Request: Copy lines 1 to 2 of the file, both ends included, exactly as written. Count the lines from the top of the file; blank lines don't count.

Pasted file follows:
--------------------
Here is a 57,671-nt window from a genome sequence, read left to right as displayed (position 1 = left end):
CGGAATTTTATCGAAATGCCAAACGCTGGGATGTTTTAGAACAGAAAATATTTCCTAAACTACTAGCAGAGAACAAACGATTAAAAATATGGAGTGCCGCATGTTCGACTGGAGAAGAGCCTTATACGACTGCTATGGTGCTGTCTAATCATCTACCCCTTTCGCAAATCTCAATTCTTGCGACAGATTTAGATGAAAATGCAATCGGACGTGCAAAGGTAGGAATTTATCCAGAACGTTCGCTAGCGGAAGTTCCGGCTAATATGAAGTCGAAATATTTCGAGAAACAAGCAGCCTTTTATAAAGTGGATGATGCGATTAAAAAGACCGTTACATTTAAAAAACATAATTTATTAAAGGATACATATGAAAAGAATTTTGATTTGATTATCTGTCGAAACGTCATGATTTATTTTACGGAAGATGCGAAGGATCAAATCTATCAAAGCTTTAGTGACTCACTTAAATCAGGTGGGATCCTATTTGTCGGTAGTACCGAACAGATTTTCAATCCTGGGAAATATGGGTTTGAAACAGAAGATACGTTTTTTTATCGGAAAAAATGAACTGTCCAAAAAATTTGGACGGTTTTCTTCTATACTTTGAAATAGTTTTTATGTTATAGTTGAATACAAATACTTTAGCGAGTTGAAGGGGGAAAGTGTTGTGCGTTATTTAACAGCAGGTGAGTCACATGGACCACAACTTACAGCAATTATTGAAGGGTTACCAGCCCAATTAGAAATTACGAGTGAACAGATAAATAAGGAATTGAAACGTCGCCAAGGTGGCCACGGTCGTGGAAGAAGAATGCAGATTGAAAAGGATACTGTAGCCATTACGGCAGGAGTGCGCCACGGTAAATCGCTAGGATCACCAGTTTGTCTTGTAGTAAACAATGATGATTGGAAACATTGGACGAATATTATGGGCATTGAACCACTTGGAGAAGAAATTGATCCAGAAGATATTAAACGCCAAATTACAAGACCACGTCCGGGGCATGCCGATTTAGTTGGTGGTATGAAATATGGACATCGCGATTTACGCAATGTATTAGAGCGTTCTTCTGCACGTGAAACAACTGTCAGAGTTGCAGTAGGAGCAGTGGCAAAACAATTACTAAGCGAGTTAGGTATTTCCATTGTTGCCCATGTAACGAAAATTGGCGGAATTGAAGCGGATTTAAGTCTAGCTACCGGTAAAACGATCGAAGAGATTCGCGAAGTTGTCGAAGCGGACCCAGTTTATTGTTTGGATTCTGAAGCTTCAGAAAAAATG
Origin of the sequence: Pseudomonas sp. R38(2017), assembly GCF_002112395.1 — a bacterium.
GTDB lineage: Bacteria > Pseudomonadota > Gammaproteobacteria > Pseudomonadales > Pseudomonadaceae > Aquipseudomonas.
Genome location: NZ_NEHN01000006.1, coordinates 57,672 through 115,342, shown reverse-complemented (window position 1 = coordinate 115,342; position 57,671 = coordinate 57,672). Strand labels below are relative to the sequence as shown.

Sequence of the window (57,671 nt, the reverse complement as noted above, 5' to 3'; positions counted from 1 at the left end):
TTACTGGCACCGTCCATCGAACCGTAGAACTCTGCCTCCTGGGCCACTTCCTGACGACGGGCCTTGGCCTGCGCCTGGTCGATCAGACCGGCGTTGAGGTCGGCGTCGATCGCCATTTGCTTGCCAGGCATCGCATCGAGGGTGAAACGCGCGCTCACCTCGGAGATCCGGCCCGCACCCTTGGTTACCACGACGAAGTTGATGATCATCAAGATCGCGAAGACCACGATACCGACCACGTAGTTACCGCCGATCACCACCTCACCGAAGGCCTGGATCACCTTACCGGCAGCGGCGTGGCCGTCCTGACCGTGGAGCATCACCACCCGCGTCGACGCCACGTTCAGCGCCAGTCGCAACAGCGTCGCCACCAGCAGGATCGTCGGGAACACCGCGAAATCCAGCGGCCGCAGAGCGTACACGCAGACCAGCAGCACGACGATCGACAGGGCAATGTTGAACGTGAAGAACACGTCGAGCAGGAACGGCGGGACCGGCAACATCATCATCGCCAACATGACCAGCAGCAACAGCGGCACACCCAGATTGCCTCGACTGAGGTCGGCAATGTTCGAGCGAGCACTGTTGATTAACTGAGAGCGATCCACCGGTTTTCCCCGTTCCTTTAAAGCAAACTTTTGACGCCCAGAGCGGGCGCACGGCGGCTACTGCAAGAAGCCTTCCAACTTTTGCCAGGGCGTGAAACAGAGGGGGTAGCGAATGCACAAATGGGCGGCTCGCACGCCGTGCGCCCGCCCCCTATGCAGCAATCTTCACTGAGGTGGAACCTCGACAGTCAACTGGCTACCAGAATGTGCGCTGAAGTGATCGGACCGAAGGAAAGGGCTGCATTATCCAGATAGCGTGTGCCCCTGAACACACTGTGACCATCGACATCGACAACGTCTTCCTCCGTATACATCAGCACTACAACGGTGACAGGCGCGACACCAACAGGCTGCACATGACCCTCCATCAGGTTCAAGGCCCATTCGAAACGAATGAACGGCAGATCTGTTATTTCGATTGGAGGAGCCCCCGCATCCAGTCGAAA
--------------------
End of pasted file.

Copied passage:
Here is a 57,671-nt window from a genome sequence, read left to right as displayed (position 1 = left end):
CGGAATTTTATCGAAATGCCAAACGCTGGGATGTTTTAGAACAGAAAATATTTCCTAAACTACTAGCAGAGAACAAACGATTAAAAATATGGAGTGCCGCATGTTCGACTGGAGAAGAGCCTTATACGACTGCTATGGTGCTGTCTAATCATCTACCCCTTTCGCAAATCTCAATTCTTGCGACAGATTTAGATGAAAATGCAATCGGACGTGCAAAGGTAGGAATTTATCCAGAACGTTCGCTAGCGGAAGTTCCGGCTAATATGAAGTCGAAATATTTCGAGAAACAAGCAGCCTTTTATAAAGTGGATGATGCGATTAAAAAGACCGTTACATTTAAAAAACATAATTTATTAAAGGATACATATGAAAAGAATTTTGATTTGATTATCTGTCGAAACGTCATGATTTATTTTACGGAAGATGCGAAGGATCAAATCTATCAAAGCTTTAGTGACTCACTTAAATCAGGTGGGATCCTATTTGTCGGTAGTACCGAACAGATTTTCAATCCTGGGAAATATGGGTTTGAAACAGAAGATACGTTTTTTTATCGGAAAAAATGAACTGTCCAAAAAATTTGGACGGTTTTCTTCTATACTTTGAAATAGTTTTTATGTTATAGTTGAATACAAATACTTTAGCGAGTTGAAGGGGGAAAGTGTTGTGCGTTATTTAACAGCAGGTGAGTCACATGGACCACAACTTACAGCAATTATTGAAGGGTTACCAGCCCAATTAGAAATTACGAGTGAACAGATAAATAAGGAATTGAAACGTCGCCAAGGTGGCCACGGTCGTGGAAGAAGAATGCAGATTGAAAAGGATACTGTAGCCATTACGGCAGGAGTGCGCCACGGTAAATCGCTAGGATCACCAGTTTGTCTTGTAGTAAACAATGATGATTGGAAACATTGGACGAATATTATGGGCATTGAACCACTTGGAGAAGAAATTGATCCAGAAGATATTAAACGCCAAATTACAAGACCACGTCCGGGGCATGCCGATTTAGTTGGTGGTATGAAATATGGACATCGCGATTTACGCAATGTATTAGAGCGTTCTTCTGCACGTGAAACAACTGTCAGAGTTGCAGTAGGAGCAGTGGCAAAACAATTACTAAGCGAGTTAGGTATTTCCATTGTTGCCCATGTAACGAAAATTGGCGGAATTGAAGCGGATTTAAGTCTAGCTACCGGTAAAACGATCGAAGAGATTCGCGAAGTTGTCGAAGCGGACCCAGTTTATTGTTTGGATTCTGAAGCTTCAGAAAAAATG